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Managing data throughout the research lifecycle

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Managing data throughout the research lifecycle

  1. 1. Managing data throughout the research lifecycle considerations and pointers to support University of Northampton, 20th February 2013 Marieke Guy DCC, University of Bath m.guy@ukoln.ac.uk Funded by: This work is licensed under the Creative Commons Attribution-NonCommercial-ShareAlike 2.5 UK: Scotland License. To view a copy of this license, visit http://creativecommons.org/licenses/by-nc-sa/2.5/scotland/ ; or, (b) send a letter to Creative Commons, 543 Howard Street, 5th Floor, San Francisco, California, 94105, USA.
  2. 2. Today’s Talk… Managing data throughout the research lifecycle • What is the research lifecycle? • How do you manage data? • What questions does managing data raise?
  3. 3. What is the research lifecycle? • Research activity often takes place in stages which form a ‘lifecycle’ • Data is created at points during this lifecycle • The data created has its own lifespan “Data often have a longer lifespan than the research project that creates them. Researchers may continue to work on data after funding has ceased, follow-up projects may analyse or add to the data, and data may be re-used by other researchers.” UKDA
  4. 4. Example 1: DCC lifecycle model A model to show the activities PLAN and people involved in CREATE DATA managing data. ADD DOCUMENTATION RESEARCHERS IT DATA CENTRE
  5. 5. Example 2: Research360 lifecycle Research Process
  6. 6. Example 3: UK Data Archive
  7. 7. Example 4: UK Data Archive
  8. 8. Key ideas from the research lifecycle • Different research lifecycles suit different researchers • Research is a circular process • Certain stages are likely to be familiar to many researchers – conceptualisation/planning, creation, active use/documentation, publication etc… • Certain stages are likely to be familiar to less researchers – sharing, re-use etc… • Data may be created at many stages during the process (intervention points) • Data is likely to need management at many stages during the process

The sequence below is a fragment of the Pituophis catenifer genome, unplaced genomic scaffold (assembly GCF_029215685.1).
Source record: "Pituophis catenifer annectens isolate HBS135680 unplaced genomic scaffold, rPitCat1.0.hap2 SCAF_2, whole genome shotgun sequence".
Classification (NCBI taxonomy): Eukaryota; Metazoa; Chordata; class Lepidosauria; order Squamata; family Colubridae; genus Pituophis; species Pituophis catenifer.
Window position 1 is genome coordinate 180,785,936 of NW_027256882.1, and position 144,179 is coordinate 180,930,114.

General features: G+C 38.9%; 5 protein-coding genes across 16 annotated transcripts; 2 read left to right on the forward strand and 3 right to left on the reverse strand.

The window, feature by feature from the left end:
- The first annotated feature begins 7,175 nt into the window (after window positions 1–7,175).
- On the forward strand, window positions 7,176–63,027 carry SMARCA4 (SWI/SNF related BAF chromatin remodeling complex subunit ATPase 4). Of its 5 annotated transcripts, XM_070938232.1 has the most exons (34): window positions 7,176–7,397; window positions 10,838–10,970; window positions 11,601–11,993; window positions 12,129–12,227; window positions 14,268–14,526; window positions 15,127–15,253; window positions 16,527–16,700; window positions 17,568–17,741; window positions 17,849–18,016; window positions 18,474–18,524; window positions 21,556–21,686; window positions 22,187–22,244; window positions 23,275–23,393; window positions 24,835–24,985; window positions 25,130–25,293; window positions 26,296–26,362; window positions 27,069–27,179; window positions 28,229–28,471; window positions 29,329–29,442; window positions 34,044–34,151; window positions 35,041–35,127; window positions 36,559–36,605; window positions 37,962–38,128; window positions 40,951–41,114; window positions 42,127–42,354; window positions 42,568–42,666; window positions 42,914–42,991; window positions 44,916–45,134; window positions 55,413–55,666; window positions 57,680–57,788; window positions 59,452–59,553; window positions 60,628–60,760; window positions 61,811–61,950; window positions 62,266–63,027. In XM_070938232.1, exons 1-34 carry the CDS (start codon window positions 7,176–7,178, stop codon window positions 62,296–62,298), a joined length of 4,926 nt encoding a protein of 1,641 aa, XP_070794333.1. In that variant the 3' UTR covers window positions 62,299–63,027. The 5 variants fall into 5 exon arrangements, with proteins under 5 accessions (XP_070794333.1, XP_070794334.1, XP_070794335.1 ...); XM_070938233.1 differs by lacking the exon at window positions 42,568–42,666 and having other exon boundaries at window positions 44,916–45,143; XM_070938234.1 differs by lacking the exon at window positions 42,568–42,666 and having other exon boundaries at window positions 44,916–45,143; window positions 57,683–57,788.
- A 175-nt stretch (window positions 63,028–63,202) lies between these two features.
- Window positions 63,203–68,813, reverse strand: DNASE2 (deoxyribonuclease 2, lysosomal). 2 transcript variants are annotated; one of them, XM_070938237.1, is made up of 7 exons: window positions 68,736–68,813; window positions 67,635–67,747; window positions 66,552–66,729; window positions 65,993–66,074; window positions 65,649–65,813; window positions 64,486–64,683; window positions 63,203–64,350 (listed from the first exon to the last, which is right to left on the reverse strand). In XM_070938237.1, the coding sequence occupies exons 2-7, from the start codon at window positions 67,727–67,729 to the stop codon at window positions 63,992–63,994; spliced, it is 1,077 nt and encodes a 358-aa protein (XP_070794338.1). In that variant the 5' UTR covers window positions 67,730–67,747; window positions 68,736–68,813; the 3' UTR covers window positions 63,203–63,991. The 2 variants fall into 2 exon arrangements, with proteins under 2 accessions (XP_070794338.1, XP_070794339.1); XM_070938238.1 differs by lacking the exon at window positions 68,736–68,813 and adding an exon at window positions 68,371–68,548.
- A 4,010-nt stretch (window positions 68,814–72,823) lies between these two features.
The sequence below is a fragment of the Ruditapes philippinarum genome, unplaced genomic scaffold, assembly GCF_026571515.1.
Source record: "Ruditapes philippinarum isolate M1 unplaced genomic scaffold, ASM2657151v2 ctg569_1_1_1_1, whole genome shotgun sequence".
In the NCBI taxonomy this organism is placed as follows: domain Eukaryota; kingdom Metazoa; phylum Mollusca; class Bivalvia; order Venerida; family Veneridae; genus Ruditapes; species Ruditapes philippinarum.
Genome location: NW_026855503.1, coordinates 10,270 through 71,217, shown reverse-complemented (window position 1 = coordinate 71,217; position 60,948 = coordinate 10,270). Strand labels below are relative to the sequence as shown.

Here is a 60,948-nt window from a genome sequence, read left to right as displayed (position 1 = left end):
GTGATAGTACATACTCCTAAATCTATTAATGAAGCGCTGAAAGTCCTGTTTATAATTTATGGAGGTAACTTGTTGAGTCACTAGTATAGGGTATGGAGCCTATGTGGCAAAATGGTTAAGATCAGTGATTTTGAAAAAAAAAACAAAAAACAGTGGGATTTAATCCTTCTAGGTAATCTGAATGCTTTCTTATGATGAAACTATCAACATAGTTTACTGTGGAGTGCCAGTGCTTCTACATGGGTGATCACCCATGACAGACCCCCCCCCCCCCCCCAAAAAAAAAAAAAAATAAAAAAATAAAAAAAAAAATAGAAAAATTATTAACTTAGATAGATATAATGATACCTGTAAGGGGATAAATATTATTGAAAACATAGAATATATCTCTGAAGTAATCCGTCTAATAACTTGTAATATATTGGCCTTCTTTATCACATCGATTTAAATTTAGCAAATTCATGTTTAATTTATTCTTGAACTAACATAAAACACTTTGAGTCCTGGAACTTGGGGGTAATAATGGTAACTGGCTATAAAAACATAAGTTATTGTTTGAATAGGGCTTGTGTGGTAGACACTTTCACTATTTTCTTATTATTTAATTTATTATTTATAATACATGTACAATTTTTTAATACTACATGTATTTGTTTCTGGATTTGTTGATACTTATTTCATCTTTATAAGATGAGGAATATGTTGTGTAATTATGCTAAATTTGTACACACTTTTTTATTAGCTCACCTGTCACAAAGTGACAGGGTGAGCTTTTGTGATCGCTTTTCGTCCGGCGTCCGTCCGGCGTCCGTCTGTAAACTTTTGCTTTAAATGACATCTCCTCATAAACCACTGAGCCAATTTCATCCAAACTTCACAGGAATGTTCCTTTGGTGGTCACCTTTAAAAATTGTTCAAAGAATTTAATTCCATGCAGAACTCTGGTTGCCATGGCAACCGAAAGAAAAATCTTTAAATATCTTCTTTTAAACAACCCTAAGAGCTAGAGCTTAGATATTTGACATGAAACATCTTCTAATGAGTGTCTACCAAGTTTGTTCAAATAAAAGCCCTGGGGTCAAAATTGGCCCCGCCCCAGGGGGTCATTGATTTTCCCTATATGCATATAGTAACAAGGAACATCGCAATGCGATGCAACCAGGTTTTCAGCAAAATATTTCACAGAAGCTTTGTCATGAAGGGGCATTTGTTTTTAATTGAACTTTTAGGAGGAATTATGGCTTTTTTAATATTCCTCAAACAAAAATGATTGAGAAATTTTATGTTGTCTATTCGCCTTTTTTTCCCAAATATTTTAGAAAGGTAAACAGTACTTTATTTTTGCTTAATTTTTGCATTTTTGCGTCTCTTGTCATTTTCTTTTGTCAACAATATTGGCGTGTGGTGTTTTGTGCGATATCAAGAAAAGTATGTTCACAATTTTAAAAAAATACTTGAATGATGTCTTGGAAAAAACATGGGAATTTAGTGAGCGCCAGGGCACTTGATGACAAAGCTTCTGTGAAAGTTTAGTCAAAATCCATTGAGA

9. 9. Key Qs from the research lifecycle 1. What data will you produce? 5. 1. Preservation Create 2. How will you organise the data? & Re-Use 3. Can you/others understand the data 4. 2. 4. What data will be deposited and Publication & Deposit Active Use where? 5. Who will be interested in re-using 3. the data? Documentation
  10. 10. What is data curation? “the active management and Manage appraisal of data over the lifecycle of scholarly and scientific interest” Data management is part of Share good research practice
  11. 11. Good data management is about making informed decisions
  12. 12. •http://xkcd.com/949
  13. 13. How do you manage data? Key questions to consider when: - Creating data - Documenting data - Storing data - Sharing data - Preserving data - Planning data management Examples and pointers to support
  14. 14. Creating data: questions What formats will you use? - determined by the instruments / software you have to use - common, widespread formats to enable reuse How will you create your data? - What methodologies and standards will you use? - How will you address ethical concerns and protect participants? - Will you control variations to provide quality assurance? - What external data sets will you use? (See the BL Social Science Collection guide to Management and Business studies datasets)
  15. 15. Creating data: advice Different formats are good for different things - open, lossless formats are more sustainable e.g. rtf, xml, tif, wav - proprietary and/or compressed formats are less preservable but are often in widespread use e.g. doc, jpg, mp3 May choose one format for analysis then convert to a standard format for preservation / sharing Excellent guidance on creating data & managing ethics in: www.data-archive.ac.uk/media/2894/managingsharing.pdf
  16. 16. File formats for long-term access • Unencrypted • Uncompressed • Non-proprietary/patent-encumbered • Open, documented standard • Standard representation (ASCII, Unicode) Type Recommended Avoid for data sharing Tabular data CSV, TSV, SPSS portable Excel Text Plain text, HTML, RTF Word PDF/A only if layout matters Media Container: MP4, Ogg Quicktime Codec: Theora, Dirac, FLAC H264 Images TIFF, JPEG2000, PNG GIF, JPG Structured data XML, RDF RDBMS Further examples: http://www.data-archive.ac.uk/create-manage/format/formats-table
  17. 17. Documenting data: questions What information do users need to understand the data? - descriptions of all variables / fields and their values - code labels, classification schema, abbreviations list - information about the project and data creators - tips on usage e.g. exceptions, quirks, questionable results How will you capture this? Are there standards you can use?